Inflammatory bowel disease (IBD) includes two major types of chronic, idiopathic, autoimmune conditions of the gastrointestinal (GI) tract: Crohn’s disease and ulcerative colitis (UC). Both result in significant morbidity, impairment in function and quality of life, and healthcare costs. IBD is caused by a complex interaction of genetic, microbial/intestinal, immunologic, and environmental factors. Both conditions are chronic and progressive—worsening over time.
During a presentation at the Asembia 2020 Summit, Rolf Benirschke, CEO of Legacy Health Strategies in San Diego, CA, and former San Diego Chargers football player who has IBD, moderated a discussion between Patrick Nichols, PharmD, clinical pharmacist at Vanderbilt University Medical Center in Nashville, TN, and Christopher Owens, PharmD, MPH, associate VP for health sciences and associate professor at the Idaho State University College of Pharmacy in Pocatello, ID, about the burden of IBD, treatment options, and the role of the specialty pharmacist in the management of these conditions.
Specialty pharmacists can improve or enhance patient care through counseling, ensuring access to specialty medications, encouraging adherence to achieve treatment goals, providing information about therapeutic drug monitoring, and discussing the importance of smoking cessation and other non-pharmacologic options.
The American College of Gastroenterology has provided separate treatment guidelines for Crohn’s disease and UC that focus on mucosal healing and objective evidence of disease control. The guidelines also note that all biologics are appropriate first-line options for patients whose disease severity warrants it.
Goals of therapy including preventing complications, such as adverse events, hospitalizations, surgery, and cancer risk, as well as enhancing quality of life, such as pain and discomfort, weight and nutrition, sleep quality and energy, social and physical activities, and occupational productivity.
The window of opportunity for improved IBD outcomes is very early in the disease course. Treatment should consider the dosage form and patient preference and convenience regarding route of administration. Insurance coverage should also be considered.
Mr. Benirschke discussed how he was diagnosed with IBD in 1978, and “back then, there weren’t a lot of [treatment] choices. But we’ve come a long way since then,” he said and asked Dr. Owens to discuss new approvals for IBD that offer new hope to patients.
“Over the last couple of decades, we’ve learned about the GI tract and the intricacies of the enteric immune response within the gut,” said Dr. Owens. “A few years ago, we had very non-specific drugs that targeted a very general inflammatory response.” He said that biologics have taken “center stage” in the treatment paradigm that target the issues leading to IBD. Ustekinumab is approved to treat adults with moderate to severe UC, and tofacitinib extended release was also approved to treat moderate to severe UC in patients who had an inadequate response or intolerance to tumor necrosis factor blockers.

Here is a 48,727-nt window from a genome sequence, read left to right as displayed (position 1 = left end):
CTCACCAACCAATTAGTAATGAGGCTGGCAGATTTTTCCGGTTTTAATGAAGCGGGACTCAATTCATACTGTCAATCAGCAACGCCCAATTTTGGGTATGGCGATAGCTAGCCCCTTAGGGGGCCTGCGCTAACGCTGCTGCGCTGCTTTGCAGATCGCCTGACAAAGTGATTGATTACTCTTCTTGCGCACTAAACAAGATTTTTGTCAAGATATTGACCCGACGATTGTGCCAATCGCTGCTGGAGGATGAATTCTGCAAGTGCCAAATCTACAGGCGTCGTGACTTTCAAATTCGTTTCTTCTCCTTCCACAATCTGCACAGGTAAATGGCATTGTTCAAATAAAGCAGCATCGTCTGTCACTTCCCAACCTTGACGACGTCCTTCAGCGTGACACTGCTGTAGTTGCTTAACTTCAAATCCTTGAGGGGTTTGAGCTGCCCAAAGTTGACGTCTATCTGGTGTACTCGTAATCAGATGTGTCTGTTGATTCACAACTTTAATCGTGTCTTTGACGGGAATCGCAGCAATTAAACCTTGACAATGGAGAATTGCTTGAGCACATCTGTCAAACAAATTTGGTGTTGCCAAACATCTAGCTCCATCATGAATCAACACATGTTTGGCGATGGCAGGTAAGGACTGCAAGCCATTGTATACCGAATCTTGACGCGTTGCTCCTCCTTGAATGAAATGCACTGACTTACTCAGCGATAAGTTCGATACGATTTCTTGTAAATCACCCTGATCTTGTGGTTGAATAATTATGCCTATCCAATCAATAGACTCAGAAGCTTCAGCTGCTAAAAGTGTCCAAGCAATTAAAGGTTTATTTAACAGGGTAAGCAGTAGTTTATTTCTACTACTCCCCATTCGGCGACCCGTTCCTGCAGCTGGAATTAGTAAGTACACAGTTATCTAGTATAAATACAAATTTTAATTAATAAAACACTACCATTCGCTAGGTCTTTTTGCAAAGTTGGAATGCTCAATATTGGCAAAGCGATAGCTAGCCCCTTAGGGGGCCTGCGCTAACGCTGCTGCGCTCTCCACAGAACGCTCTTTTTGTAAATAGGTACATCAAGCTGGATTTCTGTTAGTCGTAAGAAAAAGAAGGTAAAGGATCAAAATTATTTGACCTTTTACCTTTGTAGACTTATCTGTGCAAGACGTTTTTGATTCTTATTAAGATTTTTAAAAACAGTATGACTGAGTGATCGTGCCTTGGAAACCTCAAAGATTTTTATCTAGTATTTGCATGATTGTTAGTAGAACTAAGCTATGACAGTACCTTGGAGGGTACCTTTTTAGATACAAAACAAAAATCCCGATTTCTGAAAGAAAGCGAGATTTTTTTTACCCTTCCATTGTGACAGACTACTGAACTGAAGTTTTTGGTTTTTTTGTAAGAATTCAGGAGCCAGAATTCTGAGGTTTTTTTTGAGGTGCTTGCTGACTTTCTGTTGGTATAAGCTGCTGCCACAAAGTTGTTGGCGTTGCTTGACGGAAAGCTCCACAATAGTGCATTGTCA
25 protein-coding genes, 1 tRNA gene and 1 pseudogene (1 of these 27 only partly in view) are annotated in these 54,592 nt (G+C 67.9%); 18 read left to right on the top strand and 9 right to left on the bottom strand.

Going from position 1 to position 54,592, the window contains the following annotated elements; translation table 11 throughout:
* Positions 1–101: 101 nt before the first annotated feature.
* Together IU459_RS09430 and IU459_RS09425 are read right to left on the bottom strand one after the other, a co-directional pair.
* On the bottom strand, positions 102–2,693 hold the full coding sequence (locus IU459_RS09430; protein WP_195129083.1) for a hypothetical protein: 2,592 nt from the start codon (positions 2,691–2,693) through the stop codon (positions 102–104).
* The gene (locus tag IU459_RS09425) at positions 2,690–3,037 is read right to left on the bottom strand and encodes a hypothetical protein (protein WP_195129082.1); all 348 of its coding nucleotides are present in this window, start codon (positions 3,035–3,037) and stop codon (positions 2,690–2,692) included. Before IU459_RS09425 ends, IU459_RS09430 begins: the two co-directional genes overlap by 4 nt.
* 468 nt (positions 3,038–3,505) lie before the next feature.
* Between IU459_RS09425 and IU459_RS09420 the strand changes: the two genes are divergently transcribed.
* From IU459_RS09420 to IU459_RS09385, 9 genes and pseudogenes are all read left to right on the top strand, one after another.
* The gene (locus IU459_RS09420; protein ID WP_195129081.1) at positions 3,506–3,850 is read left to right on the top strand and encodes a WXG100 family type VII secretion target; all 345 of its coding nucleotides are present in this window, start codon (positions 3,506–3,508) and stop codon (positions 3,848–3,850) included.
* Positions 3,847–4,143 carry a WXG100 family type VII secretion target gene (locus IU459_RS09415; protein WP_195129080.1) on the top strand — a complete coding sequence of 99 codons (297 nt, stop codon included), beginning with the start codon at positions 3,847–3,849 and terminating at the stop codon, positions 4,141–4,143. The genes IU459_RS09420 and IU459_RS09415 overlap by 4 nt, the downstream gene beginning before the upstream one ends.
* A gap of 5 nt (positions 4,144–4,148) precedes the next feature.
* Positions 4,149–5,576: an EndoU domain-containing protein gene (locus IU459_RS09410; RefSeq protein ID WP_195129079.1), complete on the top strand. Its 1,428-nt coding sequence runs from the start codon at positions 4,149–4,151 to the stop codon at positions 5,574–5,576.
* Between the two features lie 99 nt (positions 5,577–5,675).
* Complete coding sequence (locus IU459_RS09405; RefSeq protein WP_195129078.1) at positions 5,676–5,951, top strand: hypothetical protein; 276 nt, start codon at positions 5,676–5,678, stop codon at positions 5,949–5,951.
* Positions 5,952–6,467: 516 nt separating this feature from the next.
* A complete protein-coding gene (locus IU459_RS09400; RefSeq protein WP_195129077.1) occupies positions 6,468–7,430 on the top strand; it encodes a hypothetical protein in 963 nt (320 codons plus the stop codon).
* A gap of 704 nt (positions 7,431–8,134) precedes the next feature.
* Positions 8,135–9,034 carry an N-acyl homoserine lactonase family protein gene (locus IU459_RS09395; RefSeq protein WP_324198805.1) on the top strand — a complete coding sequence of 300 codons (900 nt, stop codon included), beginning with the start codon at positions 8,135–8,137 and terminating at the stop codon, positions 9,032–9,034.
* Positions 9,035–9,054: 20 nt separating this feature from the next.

There are several treatments in the IBD pipeline as well. Vedolizumab is a subcutaneous (SC) agent being developed as an alternative to its intravenous (IV) formulation. The phase III VISIBLE 1 clinical trial demonstrated that SC vedolizumab was as effective as the IV formulation as maintenance therapy for patients with moderate to severe UC who had a clinical response to IV vedolizumab. Various interleukin-23 inhibitors (risankizumab, mirikizumab, guselkumab, tildrakizumab, and brazilkumab) are being studied for Crohn’s disease and UC. Two new investigational Janus kinase inhibitors are also being studied: upadacitinib and filgotinib, both of which are currently approved to treat rheumatoid arthritis.
Specialty pharmacists can ensure proper treatment administration using medication possession ratios and other adherence measures to track fill/claims history. Utilize adherence measures to identify patients who may require a pharmacist intervention and counsel patients on the importance to adherence, as well as address barriers to adherence, which may require a medication change or referral back to the physician. “There’s no one-size-fits all treatment,” Dr. Nichols reminded. Calendar and phone reminders can be a good tool to alert patients to their necessary dose. Still, challenges persist, including obtaining coverage for certain biologics and biosimilars, dose optimization, gaps in treatment due to changes in employment or insurance, and treatment failure.
Presentation: Inflammatory Bowel Disease: A Panel Discussion on Clinical and Operational Strategies for Biologic Usage. Asembia 2020 Specialty Pharmacy Summit Virtual Experience, May 9, 2020.